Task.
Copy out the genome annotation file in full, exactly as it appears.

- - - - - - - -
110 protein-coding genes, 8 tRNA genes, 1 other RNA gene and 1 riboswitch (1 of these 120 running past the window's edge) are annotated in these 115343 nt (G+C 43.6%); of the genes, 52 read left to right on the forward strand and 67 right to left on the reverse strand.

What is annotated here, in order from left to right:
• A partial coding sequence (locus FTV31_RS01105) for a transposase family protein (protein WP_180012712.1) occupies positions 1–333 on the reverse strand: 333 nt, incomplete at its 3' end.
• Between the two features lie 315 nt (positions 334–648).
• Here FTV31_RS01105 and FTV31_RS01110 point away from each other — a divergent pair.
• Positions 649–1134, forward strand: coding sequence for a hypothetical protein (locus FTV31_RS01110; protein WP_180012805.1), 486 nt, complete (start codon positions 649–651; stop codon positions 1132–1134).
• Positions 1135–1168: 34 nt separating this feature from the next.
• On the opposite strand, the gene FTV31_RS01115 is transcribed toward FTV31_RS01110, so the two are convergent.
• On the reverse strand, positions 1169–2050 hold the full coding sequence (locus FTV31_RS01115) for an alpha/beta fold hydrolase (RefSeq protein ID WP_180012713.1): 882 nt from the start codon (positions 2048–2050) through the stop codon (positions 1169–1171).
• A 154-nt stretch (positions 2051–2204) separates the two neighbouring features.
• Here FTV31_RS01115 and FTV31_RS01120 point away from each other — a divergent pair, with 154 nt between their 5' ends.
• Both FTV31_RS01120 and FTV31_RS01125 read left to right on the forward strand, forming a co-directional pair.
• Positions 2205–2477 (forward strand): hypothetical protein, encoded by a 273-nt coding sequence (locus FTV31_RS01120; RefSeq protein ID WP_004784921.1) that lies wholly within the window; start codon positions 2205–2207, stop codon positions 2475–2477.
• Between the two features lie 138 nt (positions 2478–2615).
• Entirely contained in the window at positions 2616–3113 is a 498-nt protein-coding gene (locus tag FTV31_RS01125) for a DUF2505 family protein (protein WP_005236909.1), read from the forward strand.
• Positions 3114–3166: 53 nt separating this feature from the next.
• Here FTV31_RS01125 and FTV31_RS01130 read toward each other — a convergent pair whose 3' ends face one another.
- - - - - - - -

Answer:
110 protein-coding genes, 8 tRNA genes, 1 other RNA gene and 1 riboswitch (1 of these 120 running past the window's edge) are annotated in these 115343 nt (G+C 43.6%); of the genes, 52 read left to right on the forward strand and 67 right to left on the reverse strand.

What is annotated here, in order from left to right:
• A partial coding sequence (locus FTV31_RS01105) for a transposase family protein (protein WP_180012712.1) occupies positions 1–333 on the reverse strand: 333 nt, incomplete at its 3' end.
• Between the two features lie 315 nt (positions 334–648).
• Here FTV31_RS01105 and FTV31_RS01110 point away from each other — a divergent pair.
• Positions 649–1134, forward strand: coding sequence for a hypothetical protein (locus FTV31_RS01110; protein WP_180012805.1), 486 nt, complete (start codon positions 649–651; stop codon positions 1132–1134).
• Positions 1135–1168: 34 nt separating this feature from the next.
• On the opposite strand, the gene FTV31_RS01115 is transcribed toward FTV31_RS01110, so the two are convergent.
• On the reverse strand, positions 1169–2050 hold the full coding sequence (locus FTV31_RS01115) for an alpha/beta fold hydrolase (RefSeq protein ID WP_180012713.1): 882 nt from the start codon (positions 2048–2050) through the stop codon (positions 1169–1171).
• A 154-nt stretch (positions 2051–2204) separates the two neighbouring features.
• Here FTV31_RS01115 and FTV31_RS01120 point away from each other — a divergent pair, with 154 nt between their 5' ends.
• Both FTV31_RS01120 and FTV31_RS01125 read left to right on the forward strand, forming a co-directional pair.
• Positions 2205–2477 (forward strand): hypothetical protein, encoded by a 273-nt coding sequence (locus FTV31_RS01120; RefSeq protein ID WP_004784921.1) that lies wholly within the window; start codon positions 2205–2207, stop codon positions 2475–2477.
• Between the two features lie 138 nt (positions 2478–2615).
• Entirely contained in the window at positions 2616–3113 is a 498-nt protein-coding gene (locus tag FTV31_RS01125) for a DUF2505 family protein (protein WP_005236909.1), read from the forward strand.
• Positions 3114–3166: 53 nt separating this feature from the next.
• Here FTV31_RS01125 and FTV31_RS01130 read toward each other — a convergent pair whose 3' ends face one another.